Saturday 8th September 1990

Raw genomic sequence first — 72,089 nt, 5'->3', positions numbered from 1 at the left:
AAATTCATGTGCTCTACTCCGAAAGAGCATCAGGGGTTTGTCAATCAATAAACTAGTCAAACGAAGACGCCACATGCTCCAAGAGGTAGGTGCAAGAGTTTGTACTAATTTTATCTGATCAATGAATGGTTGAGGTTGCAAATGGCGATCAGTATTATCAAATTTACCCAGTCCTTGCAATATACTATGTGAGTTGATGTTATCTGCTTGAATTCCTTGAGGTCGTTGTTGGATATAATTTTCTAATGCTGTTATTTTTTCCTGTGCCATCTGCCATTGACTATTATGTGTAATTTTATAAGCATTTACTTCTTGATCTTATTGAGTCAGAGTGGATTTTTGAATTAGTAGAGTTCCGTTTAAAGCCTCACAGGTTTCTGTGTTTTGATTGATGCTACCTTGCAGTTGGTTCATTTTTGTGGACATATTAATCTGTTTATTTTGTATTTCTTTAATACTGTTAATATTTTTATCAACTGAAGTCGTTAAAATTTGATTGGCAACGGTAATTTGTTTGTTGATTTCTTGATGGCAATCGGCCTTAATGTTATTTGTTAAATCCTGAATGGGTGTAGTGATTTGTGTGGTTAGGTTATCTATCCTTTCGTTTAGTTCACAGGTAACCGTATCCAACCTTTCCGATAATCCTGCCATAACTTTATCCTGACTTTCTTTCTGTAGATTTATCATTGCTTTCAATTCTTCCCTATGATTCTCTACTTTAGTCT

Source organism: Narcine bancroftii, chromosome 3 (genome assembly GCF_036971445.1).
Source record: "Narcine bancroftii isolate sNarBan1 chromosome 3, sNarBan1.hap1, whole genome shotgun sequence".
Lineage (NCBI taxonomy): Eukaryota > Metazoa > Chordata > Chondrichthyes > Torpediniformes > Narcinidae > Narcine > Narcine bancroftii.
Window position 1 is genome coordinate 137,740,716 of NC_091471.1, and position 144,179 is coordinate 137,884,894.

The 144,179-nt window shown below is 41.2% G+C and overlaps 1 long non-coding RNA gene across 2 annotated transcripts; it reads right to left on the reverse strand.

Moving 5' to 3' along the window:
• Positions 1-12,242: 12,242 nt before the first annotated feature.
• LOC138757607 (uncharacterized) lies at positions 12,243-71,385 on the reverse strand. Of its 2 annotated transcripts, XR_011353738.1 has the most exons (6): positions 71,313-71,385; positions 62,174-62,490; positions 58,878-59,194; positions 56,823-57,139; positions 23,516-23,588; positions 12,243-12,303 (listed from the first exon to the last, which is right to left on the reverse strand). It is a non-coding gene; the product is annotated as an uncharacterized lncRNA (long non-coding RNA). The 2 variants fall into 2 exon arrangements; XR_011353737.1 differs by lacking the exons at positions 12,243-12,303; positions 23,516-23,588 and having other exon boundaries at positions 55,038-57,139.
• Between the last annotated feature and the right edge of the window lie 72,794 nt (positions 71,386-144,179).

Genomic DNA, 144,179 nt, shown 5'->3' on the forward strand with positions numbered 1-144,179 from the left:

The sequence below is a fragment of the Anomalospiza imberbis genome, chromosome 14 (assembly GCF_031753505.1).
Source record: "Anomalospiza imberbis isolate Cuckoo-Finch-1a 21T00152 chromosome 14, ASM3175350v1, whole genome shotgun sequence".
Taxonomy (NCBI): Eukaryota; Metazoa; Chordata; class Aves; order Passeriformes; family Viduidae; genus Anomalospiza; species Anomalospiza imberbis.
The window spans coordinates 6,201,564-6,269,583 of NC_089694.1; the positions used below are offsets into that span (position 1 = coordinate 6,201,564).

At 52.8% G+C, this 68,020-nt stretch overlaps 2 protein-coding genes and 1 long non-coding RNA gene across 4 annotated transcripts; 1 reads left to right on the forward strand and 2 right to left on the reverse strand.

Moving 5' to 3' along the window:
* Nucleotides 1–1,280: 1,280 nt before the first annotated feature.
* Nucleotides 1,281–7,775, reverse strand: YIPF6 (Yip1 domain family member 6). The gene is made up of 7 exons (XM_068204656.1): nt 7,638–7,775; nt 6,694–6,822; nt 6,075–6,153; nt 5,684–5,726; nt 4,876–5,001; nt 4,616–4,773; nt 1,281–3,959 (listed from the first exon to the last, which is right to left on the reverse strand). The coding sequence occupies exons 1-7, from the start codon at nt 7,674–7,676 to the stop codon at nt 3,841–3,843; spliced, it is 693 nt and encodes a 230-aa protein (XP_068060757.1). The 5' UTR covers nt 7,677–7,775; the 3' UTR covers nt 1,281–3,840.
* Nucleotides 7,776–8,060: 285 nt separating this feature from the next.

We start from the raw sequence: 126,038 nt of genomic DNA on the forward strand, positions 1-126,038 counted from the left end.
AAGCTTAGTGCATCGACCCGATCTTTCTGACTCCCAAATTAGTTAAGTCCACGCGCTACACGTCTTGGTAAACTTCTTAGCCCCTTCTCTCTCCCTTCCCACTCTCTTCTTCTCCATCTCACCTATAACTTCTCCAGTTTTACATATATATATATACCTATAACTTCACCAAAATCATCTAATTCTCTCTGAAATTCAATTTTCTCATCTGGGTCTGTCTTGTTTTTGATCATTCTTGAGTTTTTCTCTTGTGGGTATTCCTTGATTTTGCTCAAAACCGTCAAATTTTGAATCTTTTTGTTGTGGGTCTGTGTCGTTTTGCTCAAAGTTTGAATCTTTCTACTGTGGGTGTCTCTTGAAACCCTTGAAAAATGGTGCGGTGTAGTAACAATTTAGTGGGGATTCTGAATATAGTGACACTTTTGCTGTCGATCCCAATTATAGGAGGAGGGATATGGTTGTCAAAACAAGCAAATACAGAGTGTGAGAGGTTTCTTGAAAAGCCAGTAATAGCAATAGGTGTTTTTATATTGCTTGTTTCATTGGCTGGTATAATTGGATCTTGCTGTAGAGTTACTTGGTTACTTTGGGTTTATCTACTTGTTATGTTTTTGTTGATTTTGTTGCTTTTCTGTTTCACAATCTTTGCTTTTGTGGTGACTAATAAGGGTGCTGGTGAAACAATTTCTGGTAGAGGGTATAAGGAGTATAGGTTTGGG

Caroline Blake had lived with an expectation of the day the call would come to say her father was dead. She had imagined herself hearing the news with equanimity, thanking the caller, saying she would not be attending the funeral and that her stepmother, Rachel, and half-sister, Judith, were free to make whatever arrangements they wished. Instead, she found herself asking the solicitor for details and agreeing to Judith’s plans. She hadn’t realised she was still a beneficiary of the estate until the solicitor, Gilbert Ross, told her so. He said he would fax to her a copy of the will and a personal letter written by her father. Given her long-standing resistance to family contact, it would be possible for her to believe the sole purpose of planning a five hour trip to Arajinna was to start negotiations for an early sale of the family property. The unexpected but much needed inheritance and a feeling of release from the past were insufficient reasons to expose herself to the uncertainties of such a visit. Face to face consultation with Judith was not legally required. Nevertheless, she felt an urge to go. Perhaps it was her parliamentary conditioning, the advice of her first political mentor: if you think there might be trouble, be there.